Cubs owner Tom Ricketts says one of his top missions has been accomplished.
“It was just so important for this organization,’’ Ricketts told USA TODAY Sports, “to put this lovable loser crap to bed.
“Despite all of the successes of the year, had that game gotten away from us, the next morning’s stories were going to be all about the Cubs losing again. Despite the fact it was Game 7 of the World Series against the Cleveland Indians, a really good team, after coming back from a 3-1 deficit, they were still going to write the story, “The Cubs didn’t win again.’ It just goes to show you the unfair narrative the media was ready to go back to.
“That’s why it’s so important to get this behind us. We had to get past that and put that in the history of the Cubs, and not the future. We changed that dialogue, and now, it’s all a thing in the past.’’
Indeed, just one day before the start of the Major League Baseball’s owners’ meetings in Chicago on Wednesday, Ricketts and his siblings were part of a Cubs board meeting, discussing a subject never believed broached in the franchise’s history.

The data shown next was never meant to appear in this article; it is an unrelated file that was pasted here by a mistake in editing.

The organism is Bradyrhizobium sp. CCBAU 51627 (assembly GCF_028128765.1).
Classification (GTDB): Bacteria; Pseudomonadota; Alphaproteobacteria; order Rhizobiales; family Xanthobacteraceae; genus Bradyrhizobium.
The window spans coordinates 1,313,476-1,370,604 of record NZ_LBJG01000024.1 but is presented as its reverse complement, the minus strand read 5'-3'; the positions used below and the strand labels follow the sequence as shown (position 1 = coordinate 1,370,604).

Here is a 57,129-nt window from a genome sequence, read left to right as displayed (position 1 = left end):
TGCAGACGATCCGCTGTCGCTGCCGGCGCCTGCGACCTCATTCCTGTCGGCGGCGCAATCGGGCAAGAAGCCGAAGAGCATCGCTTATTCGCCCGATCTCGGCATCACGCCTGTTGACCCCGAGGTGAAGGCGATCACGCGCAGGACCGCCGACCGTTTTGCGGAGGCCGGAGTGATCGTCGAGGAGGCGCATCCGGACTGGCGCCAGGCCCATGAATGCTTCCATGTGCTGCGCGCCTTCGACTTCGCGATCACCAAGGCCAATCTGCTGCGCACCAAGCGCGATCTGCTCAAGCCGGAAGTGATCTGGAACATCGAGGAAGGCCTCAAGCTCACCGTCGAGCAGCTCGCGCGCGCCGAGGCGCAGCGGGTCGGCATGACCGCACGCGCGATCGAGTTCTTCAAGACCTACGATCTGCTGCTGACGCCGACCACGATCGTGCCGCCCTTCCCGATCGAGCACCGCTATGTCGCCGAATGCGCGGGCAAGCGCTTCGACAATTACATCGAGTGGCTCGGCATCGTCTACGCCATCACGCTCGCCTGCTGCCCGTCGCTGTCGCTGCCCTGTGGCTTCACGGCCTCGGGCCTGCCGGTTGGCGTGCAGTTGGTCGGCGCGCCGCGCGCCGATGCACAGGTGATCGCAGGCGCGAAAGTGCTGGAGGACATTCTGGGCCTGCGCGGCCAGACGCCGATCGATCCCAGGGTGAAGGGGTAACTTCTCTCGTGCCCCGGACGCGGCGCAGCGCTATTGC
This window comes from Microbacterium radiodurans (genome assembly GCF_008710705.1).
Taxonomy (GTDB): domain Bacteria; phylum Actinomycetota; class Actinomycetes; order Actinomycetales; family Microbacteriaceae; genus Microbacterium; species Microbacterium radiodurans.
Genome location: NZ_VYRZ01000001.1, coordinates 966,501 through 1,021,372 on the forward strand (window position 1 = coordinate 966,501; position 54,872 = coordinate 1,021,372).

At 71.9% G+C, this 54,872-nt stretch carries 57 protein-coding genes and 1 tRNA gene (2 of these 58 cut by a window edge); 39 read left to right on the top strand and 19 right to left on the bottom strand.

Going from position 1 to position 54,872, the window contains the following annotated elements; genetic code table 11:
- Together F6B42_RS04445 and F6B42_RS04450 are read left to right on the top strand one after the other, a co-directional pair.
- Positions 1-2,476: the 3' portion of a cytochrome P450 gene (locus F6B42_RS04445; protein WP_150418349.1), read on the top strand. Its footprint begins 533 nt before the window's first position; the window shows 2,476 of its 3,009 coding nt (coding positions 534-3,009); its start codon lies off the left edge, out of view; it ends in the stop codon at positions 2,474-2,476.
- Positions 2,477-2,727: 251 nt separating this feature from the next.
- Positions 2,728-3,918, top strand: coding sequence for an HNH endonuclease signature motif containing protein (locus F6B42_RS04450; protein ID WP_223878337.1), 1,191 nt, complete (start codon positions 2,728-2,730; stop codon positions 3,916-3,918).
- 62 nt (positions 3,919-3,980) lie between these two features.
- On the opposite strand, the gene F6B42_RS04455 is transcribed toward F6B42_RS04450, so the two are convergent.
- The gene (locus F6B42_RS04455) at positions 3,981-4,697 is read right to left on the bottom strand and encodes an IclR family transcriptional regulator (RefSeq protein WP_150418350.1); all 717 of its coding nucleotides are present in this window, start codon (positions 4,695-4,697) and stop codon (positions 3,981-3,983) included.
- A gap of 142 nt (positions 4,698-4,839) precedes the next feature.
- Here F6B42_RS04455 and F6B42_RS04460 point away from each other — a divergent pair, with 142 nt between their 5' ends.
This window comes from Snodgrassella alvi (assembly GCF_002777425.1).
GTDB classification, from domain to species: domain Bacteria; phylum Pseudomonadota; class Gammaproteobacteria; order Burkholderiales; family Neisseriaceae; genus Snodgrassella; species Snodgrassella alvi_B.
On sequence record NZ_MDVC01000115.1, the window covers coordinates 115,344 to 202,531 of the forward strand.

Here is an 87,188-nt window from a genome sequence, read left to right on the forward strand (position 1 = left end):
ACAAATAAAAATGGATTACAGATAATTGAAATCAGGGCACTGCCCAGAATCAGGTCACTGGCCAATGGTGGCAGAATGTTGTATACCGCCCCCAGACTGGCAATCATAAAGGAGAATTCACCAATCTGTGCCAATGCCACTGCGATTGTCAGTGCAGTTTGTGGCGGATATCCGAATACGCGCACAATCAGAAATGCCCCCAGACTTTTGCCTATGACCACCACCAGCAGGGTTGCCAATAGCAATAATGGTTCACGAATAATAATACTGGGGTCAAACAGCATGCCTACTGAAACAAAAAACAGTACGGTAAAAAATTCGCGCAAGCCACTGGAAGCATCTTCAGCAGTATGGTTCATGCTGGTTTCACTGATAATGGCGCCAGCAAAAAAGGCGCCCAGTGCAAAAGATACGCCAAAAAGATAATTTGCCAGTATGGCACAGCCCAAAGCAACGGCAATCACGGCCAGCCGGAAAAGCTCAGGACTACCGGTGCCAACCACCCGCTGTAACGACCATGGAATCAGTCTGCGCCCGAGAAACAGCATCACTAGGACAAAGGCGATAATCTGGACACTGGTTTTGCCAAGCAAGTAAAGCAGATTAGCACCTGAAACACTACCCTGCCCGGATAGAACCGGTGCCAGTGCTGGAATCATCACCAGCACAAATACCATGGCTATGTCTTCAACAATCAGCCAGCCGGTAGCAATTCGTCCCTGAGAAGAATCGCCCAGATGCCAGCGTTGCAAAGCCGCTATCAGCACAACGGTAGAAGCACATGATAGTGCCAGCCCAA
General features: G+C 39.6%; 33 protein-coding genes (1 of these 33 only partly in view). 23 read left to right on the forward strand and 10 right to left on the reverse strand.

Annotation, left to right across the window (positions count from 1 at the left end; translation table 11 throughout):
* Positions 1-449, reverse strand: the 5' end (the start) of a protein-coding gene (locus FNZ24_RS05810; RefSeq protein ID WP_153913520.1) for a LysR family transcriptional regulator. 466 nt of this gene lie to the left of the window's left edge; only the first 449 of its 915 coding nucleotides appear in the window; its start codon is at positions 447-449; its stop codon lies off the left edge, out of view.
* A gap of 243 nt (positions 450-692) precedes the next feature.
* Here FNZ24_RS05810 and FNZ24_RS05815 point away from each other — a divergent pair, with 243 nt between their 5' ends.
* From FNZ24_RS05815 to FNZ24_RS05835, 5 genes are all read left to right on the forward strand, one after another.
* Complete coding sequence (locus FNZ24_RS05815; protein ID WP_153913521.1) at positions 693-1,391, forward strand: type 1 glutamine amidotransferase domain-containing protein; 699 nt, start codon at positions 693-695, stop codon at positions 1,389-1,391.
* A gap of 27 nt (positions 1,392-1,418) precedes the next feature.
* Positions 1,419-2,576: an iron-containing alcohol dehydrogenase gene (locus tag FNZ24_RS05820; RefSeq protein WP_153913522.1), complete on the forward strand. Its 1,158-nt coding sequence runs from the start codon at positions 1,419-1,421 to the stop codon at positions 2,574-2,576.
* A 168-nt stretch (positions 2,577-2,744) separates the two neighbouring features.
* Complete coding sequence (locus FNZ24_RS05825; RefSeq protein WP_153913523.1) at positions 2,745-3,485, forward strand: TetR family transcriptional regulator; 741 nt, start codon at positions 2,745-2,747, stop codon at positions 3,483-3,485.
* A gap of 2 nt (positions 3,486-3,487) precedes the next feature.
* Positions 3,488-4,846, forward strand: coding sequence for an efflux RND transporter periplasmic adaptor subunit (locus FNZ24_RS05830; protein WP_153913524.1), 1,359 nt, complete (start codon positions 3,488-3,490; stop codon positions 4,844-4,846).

World Series rings.
“We haven’t figured out all of the symbolism yet,’’ says Ricketts, in his first in-depth interview since the Cubs’ World Series championship, “but there will be plenty of it. We’ll have a lot of player input and let them decide what they want.’’
And the Cubs’ wondrous 2017 plans will include outreach to Steve Bartman, the infamous fan blamed for extending their curse by reaching for a foul ball in Game 6 of the 2003 National League Championship Series.
“I’m sure we’ll reach out to him at the right time,’’ Ricketts revealed, “and I’m sure we’ll figure something out that provides closure for everybody. Hopefully, we can make it work.
“But you know, I never focused on ghosts or curses or Bartmans or any of that stuff. It’s always been about needing a better team on the field. We wanted to eventually get to that point where we can pick out rings, like we did (Tuesday), and here we are.’’